Having seen the retail packages of the Moto G and Moto E, the tiny box with just a microUSB cable inside is hardly a surprise. There're no headphones supplied and you don't even get an A/C adapter. Granted, at this point you probably have a few of those lying around, but if you don't you should add those to the bill.
As we said, the new Moto G 4G is absolutely identical to the original model. It stands at 129.9 x 65.9 x 11.6mm, which makes it one of the more compact smartphones in its price range. It's not the slimmest package around and you can definitely feel the extra thickness around the waistline but at this size it's not too upsetting.
143g is perhaps too much for the size, though. It certainly contributes to the solid feel in hand, but it's a weight you need to put up with in daily use.
The styling of the Moto G 4G is clean and efficient, as if to make a point that it's a device you're going to use, not show off. Even the vanilla Moto X is quite understated - if you decide to skip the customization powers of the Moto Maker. Overall, unlike the Motorola smartphones of old, which tended to be overdesigned, this one bets on simplicity, combining traditional materials and clean (borderline boring) lines.
The result is good and even the fact that the Moto G 4G uses two different kinds of plastic for its front and back panels on our white version doesn't spoil the looks. It's clearly not what you'd call an attention-grabber, but that's hardly ever an option when shopping in this price range.
Decent build and acceptable looks are what counts in this bracket and the Moto G 4G over-delivers on both. It's certainly well put together and looks like it will have no trouble keeping it up in the long run. There's a protective layer of Corning Gorilla Glass 3 over the screen, while the back can easily be replaced if it gets damaged.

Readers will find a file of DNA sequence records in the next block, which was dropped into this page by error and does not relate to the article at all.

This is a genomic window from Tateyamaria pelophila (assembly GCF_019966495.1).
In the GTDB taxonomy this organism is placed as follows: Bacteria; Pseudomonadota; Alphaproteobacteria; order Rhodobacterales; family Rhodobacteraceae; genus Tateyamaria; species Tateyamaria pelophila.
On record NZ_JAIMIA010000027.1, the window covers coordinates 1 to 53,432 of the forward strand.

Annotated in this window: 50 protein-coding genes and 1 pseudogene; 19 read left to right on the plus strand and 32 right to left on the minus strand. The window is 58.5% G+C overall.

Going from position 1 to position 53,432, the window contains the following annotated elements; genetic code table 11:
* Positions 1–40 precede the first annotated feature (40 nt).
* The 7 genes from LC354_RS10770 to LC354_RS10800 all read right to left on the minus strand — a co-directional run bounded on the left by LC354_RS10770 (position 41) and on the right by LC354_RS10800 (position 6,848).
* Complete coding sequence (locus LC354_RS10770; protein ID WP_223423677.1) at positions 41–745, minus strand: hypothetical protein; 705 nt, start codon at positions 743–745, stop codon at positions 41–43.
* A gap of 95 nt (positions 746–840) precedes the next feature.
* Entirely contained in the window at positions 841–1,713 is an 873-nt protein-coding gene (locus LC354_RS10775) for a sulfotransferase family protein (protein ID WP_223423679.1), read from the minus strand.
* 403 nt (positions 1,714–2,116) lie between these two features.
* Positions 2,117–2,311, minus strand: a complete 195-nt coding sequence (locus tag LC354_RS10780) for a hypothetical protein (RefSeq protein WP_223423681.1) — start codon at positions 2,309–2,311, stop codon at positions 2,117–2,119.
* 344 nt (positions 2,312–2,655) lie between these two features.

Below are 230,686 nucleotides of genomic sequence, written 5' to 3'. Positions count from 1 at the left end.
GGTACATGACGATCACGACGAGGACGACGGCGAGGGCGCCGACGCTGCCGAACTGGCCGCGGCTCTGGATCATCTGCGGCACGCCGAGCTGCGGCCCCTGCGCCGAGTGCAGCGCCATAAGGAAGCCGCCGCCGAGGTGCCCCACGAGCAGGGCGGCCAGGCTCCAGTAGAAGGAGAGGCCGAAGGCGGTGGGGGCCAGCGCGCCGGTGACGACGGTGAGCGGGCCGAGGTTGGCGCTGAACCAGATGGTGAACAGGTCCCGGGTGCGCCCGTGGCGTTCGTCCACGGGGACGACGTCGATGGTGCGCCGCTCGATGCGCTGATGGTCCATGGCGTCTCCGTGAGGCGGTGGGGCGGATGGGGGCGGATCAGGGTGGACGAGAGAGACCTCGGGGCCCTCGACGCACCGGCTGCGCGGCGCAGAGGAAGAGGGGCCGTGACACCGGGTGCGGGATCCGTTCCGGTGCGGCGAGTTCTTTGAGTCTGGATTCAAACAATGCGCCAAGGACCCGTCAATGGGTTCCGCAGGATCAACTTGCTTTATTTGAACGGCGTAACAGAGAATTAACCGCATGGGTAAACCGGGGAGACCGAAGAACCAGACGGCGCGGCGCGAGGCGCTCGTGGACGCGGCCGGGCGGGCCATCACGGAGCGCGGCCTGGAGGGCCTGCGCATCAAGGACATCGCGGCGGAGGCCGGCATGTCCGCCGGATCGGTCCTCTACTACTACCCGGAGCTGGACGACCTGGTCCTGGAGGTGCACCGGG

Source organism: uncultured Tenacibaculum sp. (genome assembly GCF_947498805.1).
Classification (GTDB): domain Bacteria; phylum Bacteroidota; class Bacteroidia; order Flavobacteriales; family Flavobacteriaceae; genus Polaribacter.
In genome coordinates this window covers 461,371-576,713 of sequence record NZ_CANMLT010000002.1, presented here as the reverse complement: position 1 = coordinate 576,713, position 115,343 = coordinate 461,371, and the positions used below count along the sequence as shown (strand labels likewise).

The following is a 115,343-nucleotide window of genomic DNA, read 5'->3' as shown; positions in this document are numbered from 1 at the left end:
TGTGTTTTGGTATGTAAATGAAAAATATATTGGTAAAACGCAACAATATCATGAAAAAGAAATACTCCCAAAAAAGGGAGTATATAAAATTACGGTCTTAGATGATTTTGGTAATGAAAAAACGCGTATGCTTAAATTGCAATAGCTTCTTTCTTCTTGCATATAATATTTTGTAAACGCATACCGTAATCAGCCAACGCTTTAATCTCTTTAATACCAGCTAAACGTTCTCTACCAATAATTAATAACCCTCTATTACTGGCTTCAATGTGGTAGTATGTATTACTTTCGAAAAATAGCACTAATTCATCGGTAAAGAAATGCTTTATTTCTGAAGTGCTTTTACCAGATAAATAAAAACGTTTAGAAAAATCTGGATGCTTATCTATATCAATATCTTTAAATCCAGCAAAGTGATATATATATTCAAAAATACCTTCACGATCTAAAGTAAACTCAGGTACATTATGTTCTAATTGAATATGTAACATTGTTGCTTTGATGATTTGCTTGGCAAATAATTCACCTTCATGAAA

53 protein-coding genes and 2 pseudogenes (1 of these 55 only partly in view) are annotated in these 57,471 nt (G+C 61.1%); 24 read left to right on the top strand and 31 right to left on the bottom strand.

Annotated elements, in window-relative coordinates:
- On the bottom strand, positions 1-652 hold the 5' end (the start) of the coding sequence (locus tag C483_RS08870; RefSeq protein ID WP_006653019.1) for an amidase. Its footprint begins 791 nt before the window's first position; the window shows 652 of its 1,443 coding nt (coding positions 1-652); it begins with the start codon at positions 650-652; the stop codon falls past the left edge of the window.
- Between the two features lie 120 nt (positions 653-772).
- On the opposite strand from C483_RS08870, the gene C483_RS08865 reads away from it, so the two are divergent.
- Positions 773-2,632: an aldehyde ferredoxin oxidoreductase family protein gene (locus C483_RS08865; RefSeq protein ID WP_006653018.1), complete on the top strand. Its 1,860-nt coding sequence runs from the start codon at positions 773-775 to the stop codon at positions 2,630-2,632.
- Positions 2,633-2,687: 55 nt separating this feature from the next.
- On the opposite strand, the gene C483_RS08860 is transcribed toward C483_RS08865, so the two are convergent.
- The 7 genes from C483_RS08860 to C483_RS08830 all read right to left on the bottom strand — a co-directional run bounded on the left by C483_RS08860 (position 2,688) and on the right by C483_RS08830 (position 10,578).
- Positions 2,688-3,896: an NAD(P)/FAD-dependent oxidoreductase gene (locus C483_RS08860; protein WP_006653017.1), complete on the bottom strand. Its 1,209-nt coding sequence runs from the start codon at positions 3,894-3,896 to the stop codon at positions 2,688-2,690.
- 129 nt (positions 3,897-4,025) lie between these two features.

Speaking of replacing the back panel - that's only as far as the Moto G 4G will go in terms of customization. It's not nearly as impressive as the Moto Maker for the Motorola Moto X, but it's still an option. A swappable cover doesn't allow easy access to the battery though. Technically, it's a non-removable battery but you can actually replace it yourself in an emergency (though you would need the right tools).
As for the handling, despite its less than slender profile and considerable heft, the Motorola Moto G 4G fits nicely in the palm and is not a problem at all to operate single-handedly. The curved back with matte plastic has good grip too.
Above the Motorola Moto G 4G's display, the front-facing camera and a bunch of ambient light and proximity sensors are placed each side of an earpiece.
With the main controls on the actual screen, the space below the display is completely bare. The same goes for the left side of the Moto G.
The 3.5mm audio jack is centrally placed at the top, where it's joined by the secondary noise-cancelling microphone.
The mouthpiece is at the bottom, next to the microUSB port. The port has support for USB host support, so if you get yourself the extra adapter required, you can attach various peripherals like keyboards and mice as well as USB memory sticks. However it has no support for MHL or Slimport, meaning pairing with an HDTV isn't an option (unless the HDTV supports wireless streaming over the Miracast protocol).
On the right we see the only two hardware controls on the Moto G 4G. The power key sits slightly above the volume rocker and while both keys are a bit too thin for our liking, they make up for it with nicely solid press.
The 5MP camera lens has the loudspeaker on its side at the back of the smartphone, while the LED flash sits underneath it. A Motorola logo completes the tally.
Opening the back panel is a bit of a hassle, involving pushing you fingernail in the microUSB slot and pulling with a reasonable amount of force until you undo the stubs one by one. It does feel like the cover is about to break at times, but after several changes it's still in one piece, so the problem was perhaps mostly in our heads.
Underneath the cover you get access to the microSIM bed and the hot-swappable microSD card slot. The addition of a memory expansion slot (up to 32GB) is one of the two major upgrades to the original Moto G.
You're not supposed to try and replace the Moto G 4G's battery yourself but you can if it has to be done. All it takes is undoing a few screws to remove the inner cover and you are good to go - if you can live with losing your warranty. But we don't think that's a job easy enough to do on a daily basis.